|A Green iguana (Iguana iguana)|
Iguana is a type of lizard that lives in tropical areas of Central and South America and the Caribbean. They were first described by Austrian naturalist Josephus Nicolaus Laurenti in 1768. There are two different species of Iguana: the Green Iguana and the Lesser Antillean Iguana.
What they look like[change | edit source]
The two species of lizard both have a dewlap, a row of spines running down their back to their tail, and a third eye on their head. This eye is known as the parietal eye, which looks just like a pale scale on the top of their head. Behind their neck are small scales which look like spikes, and are called tuberculate scales. They also have a large round scale on their cheek called a subtympanic shield.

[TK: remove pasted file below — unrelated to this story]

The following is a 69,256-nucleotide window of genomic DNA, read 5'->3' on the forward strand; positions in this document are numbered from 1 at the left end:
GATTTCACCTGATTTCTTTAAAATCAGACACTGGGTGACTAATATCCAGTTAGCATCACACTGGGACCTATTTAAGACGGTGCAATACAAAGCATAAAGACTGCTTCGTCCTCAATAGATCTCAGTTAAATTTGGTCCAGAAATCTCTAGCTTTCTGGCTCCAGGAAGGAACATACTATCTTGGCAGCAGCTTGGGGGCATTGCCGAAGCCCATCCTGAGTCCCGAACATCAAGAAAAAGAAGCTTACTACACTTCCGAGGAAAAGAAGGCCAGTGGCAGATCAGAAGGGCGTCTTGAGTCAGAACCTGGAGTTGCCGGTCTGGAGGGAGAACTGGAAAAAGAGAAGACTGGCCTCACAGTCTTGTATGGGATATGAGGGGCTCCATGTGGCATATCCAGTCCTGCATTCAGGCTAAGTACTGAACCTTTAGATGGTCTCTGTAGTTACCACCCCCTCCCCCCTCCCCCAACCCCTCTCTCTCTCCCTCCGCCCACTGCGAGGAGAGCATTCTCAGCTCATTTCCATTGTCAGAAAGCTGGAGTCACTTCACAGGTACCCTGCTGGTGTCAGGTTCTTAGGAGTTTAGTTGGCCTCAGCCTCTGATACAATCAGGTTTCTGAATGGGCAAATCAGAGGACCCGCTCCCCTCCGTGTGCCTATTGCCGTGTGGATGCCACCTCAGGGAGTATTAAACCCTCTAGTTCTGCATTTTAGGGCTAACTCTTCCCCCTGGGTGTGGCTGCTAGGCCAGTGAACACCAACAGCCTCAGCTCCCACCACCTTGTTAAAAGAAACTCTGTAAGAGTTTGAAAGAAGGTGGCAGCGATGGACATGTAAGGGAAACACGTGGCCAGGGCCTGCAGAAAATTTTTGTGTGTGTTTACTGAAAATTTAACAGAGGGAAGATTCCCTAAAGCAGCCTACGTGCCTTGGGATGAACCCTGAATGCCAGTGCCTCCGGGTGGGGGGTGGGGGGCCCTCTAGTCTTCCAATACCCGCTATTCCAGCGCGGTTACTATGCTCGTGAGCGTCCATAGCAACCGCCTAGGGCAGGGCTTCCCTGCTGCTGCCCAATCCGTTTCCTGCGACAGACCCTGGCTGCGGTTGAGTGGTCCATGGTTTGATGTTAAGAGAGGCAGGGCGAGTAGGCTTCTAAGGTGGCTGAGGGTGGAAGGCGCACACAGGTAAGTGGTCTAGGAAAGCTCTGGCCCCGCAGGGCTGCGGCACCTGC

Senses[change | edit source]
Iguanas have excellent vision and can see long distances, shapes, shadows, color and movement. An iguana uses its eyes to navigate through trees and forests, as well as for finding food. They also use their eyes to communicate with members of the same species. An iguana's ear is called a tympanum. It is the iguana's ear drum and is found right above the subtympanic shield and behind the eye. This is a very thin, delicate part of the iguana, and is very important to its hearing.
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